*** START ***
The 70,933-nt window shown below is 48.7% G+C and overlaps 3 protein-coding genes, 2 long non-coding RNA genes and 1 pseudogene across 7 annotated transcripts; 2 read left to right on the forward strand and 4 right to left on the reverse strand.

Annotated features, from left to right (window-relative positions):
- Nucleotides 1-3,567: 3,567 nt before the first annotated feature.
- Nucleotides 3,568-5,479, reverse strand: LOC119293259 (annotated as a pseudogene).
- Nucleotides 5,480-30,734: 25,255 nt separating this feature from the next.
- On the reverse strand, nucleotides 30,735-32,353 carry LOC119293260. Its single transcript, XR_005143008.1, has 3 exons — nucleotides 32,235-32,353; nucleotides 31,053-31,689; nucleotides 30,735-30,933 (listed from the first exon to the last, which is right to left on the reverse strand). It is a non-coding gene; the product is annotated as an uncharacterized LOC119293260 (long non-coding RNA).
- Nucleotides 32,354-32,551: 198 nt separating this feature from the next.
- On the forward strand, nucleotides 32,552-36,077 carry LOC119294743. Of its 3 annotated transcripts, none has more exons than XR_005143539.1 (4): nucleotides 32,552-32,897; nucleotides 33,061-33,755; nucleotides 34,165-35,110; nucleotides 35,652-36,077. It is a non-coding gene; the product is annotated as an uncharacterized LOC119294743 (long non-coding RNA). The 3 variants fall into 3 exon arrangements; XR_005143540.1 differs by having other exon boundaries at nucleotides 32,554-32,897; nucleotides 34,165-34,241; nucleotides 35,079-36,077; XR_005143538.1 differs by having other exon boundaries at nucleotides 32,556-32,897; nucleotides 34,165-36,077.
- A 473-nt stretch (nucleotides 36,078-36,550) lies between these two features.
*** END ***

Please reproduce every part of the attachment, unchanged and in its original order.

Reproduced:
The 70,933-nt window shown below is 48.7% G+C and overlaps 3 protein-coding genes, 2 long non-coding RNA genes and 1 pseudogene across 7 annotated transcripts; 2 read left to right on the forward strand and 4 right to left on the reverse strand.

Annotated features, from left to right (window-relative positions):
- Nucleotides 1-3,567: 3,567 nt before the first annotated feature.
- Nucleotides 3,568-5,479, reverse strand: LOC119293259 (annotated as a pseudogene).
- Nucleotides 5,480-30,734: 25,255 nt separating this feature from the next.
- On the reverse strand, nucleotides 30,735-32,353 carry LOC119293260. Its single transcript, XR_005143008.1, has 3 exons — nucleotides 32,235-32,353; nucleotides 31,053-31,689; nucleotides 30,735-30,933 (listed from the first exon to the last, which is right to left on the reverse strand). It is a non-coding gene; the product is annotated as an uncharacterized LOC119293260 (long non-coding RNA).
- Nucleotides 32,354-32,551: 198 nt separating this feature from the next.
- On the forward strand, nucleotides 32,552-36,077 carry LOC119294743. Of its 3 annotated transcripts, none has more exons than XR_005143539.1 (4): nucleotides 32,552-32,897; nucleotides 33,061-33,755; nucleotides 34,165-35,110; nucleotides 35,652-36,077. It is a non-coding gene; the product is annotated as an uncharacterized LOC119294743 (long non-coding RNA). The 3 variants fall into 3 exon arrangements; XR_005143540.1 differs by having other exon boundaries at nucleotides 32,554-32,897; nucleotides 34,165-34,241; nucleotides 35,079-36,077; XR_005143538.1 differs by having other exon boundaries at nucleotides 32,556-32,897; nucleotides 34,165-36,077.
- A 473-nt stretch (nucleotides 36,078-36,550) lies between these two features.